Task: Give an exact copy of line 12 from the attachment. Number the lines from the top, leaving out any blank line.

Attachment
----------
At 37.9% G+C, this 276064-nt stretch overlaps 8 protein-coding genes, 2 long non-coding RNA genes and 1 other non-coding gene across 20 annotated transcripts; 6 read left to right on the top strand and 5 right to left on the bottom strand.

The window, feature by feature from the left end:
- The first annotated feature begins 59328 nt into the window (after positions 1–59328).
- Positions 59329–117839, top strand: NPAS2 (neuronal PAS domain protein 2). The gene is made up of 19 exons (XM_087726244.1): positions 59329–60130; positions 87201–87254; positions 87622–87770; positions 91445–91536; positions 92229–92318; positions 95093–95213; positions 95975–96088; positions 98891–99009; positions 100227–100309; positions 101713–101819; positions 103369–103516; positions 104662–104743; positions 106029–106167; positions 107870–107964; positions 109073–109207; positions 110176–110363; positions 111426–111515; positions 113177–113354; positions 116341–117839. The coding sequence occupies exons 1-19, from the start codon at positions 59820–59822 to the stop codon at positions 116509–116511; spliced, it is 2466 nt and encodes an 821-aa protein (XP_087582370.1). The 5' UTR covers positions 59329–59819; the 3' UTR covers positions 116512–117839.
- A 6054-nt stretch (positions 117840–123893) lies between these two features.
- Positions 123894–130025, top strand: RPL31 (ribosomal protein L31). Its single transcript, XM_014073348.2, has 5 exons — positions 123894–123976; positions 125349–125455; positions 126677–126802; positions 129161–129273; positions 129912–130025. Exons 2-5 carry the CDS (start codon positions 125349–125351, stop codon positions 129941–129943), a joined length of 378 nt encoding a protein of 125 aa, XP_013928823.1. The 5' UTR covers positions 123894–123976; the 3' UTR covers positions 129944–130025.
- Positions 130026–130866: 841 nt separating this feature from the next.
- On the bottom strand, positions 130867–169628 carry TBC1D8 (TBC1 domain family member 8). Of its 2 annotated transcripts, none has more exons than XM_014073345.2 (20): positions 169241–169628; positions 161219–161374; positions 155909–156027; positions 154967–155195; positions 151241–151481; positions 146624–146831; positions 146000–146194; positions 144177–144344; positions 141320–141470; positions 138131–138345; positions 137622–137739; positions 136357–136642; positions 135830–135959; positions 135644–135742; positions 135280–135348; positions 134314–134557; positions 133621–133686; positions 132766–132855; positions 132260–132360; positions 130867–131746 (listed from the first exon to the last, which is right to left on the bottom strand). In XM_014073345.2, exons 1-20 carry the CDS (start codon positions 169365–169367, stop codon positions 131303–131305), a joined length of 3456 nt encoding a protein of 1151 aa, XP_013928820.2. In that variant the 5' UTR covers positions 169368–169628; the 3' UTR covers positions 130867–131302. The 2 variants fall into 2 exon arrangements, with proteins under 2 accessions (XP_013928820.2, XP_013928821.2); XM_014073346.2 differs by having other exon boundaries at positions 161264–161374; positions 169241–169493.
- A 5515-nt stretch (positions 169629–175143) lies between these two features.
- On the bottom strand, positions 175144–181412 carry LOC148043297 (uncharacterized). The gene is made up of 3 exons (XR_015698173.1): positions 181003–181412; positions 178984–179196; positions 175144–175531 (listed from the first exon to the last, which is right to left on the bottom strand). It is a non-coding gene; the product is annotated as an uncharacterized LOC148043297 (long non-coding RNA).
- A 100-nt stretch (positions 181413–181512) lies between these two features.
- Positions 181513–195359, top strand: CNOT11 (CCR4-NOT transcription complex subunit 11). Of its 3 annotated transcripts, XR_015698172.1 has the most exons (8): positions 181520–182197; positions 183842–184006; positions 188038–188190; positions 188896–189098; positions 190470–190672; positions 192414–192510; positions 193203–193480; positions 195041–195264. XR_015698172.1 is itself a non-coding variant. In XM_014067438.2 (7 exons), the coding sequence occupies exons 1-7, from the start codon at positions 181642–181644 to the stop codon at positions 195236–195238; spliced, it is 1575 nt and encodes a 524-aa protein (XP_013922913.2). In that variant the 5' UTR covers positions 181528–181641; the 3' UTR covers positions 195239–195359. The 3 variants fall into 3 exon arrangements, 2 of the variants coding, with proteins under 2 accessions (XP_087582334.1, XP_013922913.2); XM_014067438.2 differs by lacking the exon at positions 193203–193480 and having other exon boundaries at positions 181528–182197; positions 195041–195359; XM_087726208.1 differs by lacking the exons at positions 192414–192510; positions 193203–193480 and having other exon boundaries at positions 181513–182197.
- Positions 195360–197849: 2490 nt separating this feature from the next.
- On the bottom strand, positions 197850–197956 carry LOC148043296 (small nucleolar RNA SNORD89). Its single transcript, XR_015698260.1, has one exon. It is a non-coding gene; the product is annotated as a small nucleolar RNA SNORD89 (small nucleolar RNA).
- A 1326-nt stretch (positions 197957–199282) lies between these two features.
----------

- Positions 181513–195359, top strand: CNOT11 (CCR4-NOT transcription complex subunit 11). Of its 3 annotated transcripts, XR_015698172.1 has the most exons (8): positions 181520–182197; positions 183842–184006; positions 188038–188190; positions 188896–189098; positions 190470–190672; positions 192414–192510; positions 193203–193480; positions 195041–195264. XR_015698172.1 is itself a non-coding variant. In XM_014067438.2 (7 exons), the coding sequence occupies exons 1-7, from the start codon at positions 181642–181644 to the stop codon at positions 195236–195238; spliced, it is 1575 nt and encodes a 524-aa protein (XP_013922913.2). In that variant the 5' UTR covers positions 181528–181641; the 3' UTR covers positions 195239–195359. The 3 variants fall into 3 exon arrangements, 2 of the variants coding, with proteins under 2 accessions (XP_087582334.1, XP_013922913.2); XM_014067438.2 differs by lacking the exon at positions 193203–193480 and having other exon boundaries at positions 181528–182197; positions 195041–195359; XM_087726208.1 differs by lacking the exons at positions 192414–192510; positions 193203–193480 and having other exon boundaries at positions 181513–182197.